TORONTO — Canadian banks boosted oil and gas lending at about double the rate of total business loan growth over the past three quarters, raising the spectre of higher loan losses after Monday’s oil price crash.
Energy lending has picked up at Canada’s top banks even as bad loans and provisions for losses from the sector climbed, an analysis of company data by Edward Jones and Reuters shows.
Oil prices rebounded nearly 8 per cent on Tuesday, following Monday’s slide of more than 20 per cent on fears of a price war after Saudi Arabia and Russia said over the weekend they would raise oil production. Technical analysts said prices may be consolidating in a lower range.
“The developments (over the) weekend … are certainly negative for any banks that made loans to borrowers in oil and gas,” said James Shanahan, an analyst at Edward Jones. “I definitely see an increase in loan losses.”
Banks’ energy-related credit-loss provisions have climbed to the highest levels since 2016, while bad loans hit the highest in over two years in late 2019. The Canadian bank sub-index rose 0.9 per cent by Tuesday afternoon, after Monday’s 11.2 per cent decline.
Impairments at 2015-16 levels would hit banks’ earnings per share by 2 per cent to 6 per cent, depending on the severity of losses, Gabriel Dechaine, National Bank Financial analyst wrote in a note.
Bank of Montreal, TD Bank and Royal Bank of Canada have led growth in oil and gas lending over the past three quarters.
Oil and gas loan impairments across Canada’s banks were about 1.7 per cent in the first quarter compared with 0.69 per cent across all business loans, according to data from Scotiabank analyst Sumit Malhotra.
While that is down from a 6 per cent peak in 2016, “another reset lower on prices just puts pressure on the banks,” Malhotra said.
Banks were already bracing for margin pressures after Canadian and U.S. central banks last week cut interest rates by 50 basis points in response to the coronavirus outbreak.
Canadian banks’ energy loans grew 16 per cent in the quarter ended Jan. 31 from a year earlier, compared with 9 per cent in total business and government lending. That followed 25 per cent and 26 per cent growth in the prior two quarters, versus 11 per cent and 13 per cent overall.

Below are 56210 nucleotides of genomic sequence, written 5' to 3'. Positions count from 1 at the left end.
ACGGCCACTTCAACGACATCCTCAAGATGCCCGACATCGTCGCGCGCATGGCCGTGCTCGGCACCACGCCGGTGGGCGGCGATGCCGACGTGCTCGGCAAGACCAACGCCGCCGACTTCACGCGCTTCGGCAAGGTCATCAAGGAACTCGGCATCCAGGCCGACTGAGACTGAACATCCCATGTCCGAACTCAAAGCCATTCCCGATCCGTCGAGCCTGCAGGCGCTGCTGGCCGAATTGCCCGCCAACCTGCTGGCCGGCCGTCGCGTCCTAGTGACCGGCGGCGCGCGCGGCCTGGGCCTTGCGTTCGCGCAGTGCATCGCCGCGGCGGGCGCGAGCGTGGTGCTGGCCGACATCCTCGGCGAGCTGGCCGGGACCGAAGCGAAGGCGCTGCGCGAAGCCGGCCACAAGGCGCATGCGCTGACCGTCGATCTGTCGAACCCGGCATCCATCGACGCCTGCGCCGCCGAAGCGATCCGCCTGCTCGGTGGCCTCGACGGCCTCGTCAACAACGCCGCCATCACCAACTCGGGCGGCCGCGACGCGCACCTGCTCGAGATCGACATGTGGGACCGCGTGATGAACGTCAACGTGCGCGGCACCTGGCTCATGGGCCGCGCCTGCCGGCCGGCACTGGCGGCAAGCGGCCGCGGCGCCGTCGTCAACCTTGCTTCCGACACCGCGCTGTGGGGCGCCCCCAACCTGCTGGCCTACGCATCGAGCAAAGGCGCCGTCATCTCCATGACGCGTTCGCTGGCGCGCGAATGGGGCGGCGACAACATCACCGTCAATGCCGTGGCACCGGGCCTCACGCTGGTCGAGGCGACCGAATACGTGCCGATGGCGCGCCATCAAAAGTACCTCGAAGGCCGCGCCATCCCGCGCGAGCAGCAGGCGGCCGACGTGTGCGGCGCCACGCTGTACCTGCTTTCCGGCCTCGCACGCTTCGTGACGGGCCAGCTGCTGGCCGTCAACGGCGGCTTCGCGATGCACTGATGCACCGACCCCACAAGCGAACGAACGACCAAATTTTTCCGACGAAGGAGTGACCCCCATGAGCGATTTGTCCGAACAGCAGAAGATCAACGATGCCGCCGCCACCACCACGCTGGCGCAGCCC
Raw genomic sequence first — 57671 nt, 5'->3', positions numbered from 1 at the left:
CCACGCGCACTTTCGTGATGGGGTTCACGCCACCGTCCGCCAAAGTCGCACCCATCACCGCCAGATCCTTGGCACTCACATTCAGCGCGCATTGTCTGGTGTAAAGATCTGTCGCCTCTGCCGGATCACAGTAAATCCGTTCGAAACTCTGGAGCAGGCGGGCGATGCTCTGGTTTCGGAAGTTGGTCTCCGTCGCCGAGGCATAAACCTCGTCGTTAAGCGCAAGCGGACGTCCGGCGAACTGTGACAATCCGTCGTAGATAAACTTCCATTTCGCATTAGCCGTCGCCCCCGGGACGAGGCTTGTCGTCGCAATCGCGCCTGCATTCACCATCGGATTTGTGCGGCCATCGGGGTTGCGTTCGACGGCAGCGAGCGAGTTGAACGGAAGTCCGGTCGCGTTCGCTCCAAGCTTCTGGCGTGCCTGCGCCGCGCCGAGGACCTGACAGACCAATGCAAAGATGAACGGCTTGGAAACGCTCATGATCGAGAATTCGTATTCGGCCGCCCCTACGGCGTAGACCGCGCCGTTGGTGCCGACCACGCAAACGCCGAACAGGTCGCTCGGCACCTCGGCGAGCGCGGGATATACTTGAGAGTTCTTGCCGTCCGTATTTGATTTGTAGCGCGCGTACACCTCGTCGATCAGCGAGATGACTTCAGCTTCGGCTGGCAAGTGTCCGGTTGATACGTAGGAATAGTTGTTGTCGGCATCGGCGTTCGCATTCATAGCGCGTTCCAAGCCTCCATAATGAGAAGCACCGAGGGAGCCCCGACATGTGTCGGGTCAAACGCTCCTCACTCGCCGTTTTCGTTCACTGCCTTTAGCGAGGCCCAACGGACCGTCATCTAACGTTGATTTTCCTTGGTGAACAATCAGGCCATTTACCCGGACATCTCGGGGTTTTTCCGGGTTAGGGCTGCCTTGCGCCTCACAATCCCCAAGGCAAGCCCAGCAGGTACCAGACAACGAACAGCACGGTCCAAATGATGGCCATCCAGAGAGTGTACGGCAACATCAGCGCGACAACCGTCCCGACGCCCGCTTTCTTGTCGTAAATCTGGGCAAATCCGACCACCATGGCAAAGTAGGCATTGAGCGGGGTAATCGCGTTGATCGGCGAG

Lending activity rose following a “prolonged period” of very low write-offs on oil and gas loans, Edward Jones’ Shanahan said.
That pared some of the banks’ longer-term pullback from energy lending, with the loans accounting for about 5 per cent of commercial loans, down from 6.3 per cent five years ago, but up from 4.5 per cent in 2018.
A BMO spokeswoman directed Reuters to Chief Risk Officer Patrick Cronin’s comments in January that overall lending-book credit quality remained sound. BMO, whose proportion of energy loans remains in line with the industry average, attributed some of the growth to the acquisition of US$3 billion of loans from Deutsche Bank in 2018.
Bank of Nova Scotia and Canadian Imperial Bank of Commerce had the biggest proportion of oil and gas loans relative to total commercial loans, at 7.1 per cent and 6.6 per cent respectively. Still, Scotiabank’s energy loans account for 2.7 per cent of total lending, down from 3.6 per cent in 2016, and most of them are investment grade, a spokeswoman said.
An RBC spokesman said the bank’s energy loans accounted for only 1.3 per cent of total lending.
“A stable economy requires stable energy prices,” RBC CEO Dave McKay said at a conference on Tuesday.
“To stop doing certain things we do today undermines the stability of energy, the stability of our economy. And it undermines our ability to make this critical transition.”
TD, CIBC and National Bank of Canada spokespeople declined comment.
Mark Naron, director at Fitch Ratings, expects higher energy-related provisions and impairments. “I don’t think it’s easy for Canadian banks to fully step away.”
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